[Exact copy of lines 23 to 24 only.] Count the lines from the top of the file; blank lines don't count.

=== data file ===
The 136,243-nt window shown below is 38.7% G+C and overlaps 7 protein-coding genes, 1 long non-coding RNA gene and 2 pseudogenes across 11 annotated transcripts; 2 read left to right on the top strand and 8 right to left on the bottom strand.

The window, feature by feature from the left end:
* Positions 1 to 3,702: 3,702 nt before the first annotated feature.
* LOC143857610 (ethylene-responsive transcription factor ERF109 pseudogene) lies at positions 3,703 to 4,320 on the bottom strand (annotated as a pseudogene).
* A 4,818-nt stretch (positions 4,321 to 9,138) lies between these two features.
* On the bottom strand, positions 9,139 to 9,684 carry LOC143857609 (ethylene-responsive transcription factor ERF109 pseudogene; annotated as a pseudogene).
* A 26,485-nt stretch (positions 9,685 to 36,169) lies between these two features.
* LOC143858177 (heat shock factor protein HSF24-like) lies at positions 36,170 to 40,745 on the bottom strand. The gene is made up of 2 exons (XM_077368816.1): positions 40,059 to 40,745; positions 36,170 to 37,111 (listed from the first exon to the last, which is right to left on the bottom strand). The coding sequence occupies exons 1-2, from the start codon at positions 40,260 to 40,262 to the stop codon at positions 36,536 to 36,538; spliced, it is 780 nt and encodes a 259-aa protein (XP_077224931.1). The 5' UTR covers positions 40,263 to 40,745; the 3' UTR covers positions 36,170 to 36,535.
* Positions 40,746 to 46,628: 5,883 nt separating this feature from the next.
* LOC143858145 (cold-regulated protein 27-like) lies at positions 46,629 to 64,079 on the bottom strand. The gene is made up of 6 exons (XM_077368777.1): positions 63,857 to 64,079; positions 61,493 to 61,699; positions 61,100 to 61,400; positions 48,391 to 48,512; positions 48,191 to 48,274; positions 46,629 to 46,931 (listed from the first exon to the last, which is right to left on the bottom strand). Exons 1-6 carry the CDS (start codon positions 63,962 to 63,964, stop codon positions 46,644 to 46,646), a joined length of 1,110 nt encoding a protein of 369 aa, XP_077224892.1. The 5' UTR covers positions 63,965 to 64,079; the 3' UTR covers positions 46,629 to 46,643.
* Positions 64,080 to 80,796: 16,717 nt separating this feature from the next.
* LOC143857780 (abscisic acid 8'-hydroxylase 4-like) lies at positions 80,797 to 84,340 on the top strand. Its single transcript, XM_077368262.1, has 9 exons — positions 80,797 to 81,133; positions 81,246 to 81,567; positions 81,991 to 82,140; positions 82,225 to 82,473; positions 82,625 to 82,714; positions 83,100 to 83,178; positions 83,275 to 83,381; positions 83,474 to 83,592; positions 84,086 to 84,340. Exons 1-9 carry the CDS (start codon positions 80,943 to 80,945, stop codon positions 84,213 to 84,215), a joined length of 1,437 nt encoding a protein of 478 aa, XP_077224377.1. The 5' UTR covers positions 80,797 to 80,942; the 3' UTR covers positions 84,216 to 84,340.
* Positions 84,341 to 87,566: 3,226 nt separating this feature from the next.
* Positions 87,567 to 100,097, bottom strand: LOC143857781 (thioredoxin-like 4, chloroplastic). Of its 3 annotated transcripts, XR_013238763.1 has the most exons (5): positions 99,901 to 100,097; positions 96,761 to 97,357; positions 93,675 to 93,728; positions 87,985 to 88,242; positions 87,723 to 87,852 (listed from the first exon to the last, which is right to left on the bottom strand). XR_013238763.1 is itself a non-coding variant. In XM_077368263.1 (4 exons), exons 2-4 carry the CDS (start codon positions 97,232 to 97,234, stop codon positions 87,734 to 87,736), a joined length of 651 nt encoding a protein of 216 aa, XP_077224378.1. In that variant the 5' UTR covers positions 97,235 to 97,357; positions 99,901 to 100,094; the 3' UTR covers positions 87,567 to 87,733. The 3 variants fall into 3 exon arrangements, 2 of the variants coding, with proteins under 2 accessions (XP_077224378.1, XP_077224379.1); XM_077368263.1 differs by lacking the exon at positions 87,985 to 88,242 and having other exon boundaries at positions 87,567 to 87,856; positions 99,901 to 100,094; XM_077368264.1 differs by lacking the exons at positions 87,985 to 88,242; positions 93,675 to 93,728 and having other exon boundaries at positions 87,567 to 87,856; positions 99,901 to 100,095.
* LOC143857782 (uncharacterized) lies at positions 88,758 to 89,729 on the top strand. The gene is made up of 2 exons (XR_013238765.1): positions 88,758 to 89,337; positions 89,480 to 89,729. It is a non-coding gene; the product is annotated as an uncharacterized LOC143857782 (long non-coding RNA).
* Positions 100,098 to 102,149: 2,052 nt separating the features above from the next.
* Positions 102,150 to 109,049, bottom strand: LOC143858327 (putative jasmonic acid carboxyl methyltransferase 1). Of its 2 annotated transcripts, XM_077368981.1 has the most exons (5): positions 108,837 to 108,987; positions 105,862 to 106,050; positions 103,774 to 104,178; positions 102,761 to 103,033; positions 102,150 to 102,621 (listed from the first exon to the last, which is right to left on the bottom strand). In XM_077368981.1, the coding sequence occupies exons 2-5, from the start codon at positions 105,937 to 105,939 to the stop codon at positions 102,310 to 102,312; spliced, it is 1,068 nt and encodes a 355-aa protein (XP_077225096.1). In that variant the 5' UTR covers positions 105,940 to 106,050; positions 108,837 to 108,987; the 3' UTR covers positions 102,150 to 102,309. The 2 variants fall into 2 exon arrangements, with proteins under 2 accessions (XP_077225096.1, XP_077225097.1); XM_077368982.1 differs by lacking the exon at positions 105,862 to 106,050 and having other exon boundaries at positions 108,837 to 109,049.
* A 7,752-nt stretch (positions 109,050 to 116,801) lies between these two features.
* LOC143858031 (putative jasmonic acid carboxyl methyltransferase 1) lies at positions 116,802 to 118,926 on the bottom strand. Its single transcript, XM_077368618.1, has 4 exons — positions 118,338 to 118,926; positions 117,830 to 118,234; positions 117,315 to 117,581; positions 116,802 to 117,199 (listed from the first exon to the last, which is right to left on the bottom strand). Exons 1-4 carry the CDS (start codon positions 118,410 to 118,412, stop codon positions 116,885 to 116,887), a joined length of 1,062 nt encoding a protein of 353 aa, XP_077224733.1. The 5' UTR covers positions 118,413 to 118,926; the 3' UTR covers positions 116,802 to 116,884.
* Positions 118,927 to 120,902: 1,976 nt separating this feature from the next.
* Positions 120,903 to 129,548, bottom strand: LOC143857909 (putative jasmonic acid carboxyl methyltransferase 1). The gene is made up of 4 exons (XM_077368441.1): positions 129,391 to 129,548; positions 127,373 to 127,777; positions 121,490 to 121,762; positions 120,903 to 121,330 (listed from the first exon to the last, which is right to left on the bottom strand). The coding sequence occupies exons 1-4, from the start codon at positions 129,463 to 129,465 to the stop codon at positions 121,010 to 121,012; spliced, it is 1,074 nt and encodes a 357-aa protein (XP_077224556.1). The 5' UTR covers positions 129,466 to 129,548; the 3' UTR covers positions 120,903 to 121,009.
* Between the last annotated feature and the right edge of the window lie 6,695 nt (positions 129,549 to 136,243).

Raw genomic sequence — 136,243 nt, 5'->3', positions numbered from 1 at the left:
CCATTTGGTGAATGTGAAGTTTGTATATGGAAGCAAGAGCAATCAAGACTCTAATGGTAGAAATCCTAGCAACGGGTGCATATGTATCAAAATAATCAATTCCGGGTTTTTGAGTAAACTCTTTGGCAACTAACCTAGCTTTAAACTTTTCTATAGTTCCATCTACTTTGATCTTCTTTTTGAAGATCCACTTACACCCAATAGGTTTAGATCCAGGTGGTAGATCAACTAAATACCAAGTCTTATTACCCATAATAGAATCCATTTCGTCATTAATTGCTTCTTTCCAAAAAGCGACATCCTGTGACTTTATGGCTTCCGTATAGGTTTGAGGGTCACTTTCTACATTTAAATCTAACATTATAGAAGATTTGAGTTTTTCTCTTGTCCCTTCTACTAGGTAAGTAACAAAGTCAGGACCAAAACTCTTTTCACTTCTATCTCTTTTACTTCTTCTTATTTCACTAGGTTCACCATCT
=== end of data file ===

Raw genomic sequence — 136,243 nt, 5'->3', positions numbered from 1 at the left:
CCATTTGGTGAATGTGAAGTTTGTATATGGAAGCAAGAGCAATCAAGACTCTAATGGTAGAAATCCTAGCAACGGGTGCATATGTATCAAAATAATCAATTCCGGGTTTTTGAGTAAACTCTTTGGCAACTAACCTAGCTTTAAACTTTTCTATAGTTCCATCTACTTTGATCTTCTTTTTGAAGATCCACTTACACCCAATAGGTTTAGATCCAGGTGGTAGATCAACTAAATACCAAGTCTTATTACCCATAATAGAATCCATTTCGTCATTAATTGCTTCTTTCCAAAAAGCGACATCCTGTGACTTTATGGCTTCCGTATAGGTTTGAGGGTCACTTTCTACATTTAAATCTAACATTATAGAAGATTTGAGTTTTTCTCTTGTCCCTTCTACTAGGTAAGTAACAAAGTCAGGACCAAAACTCTTTTCACTTCTATCTCTTTTACTTCTTCTTATTTCACTAGGTTCACCATCT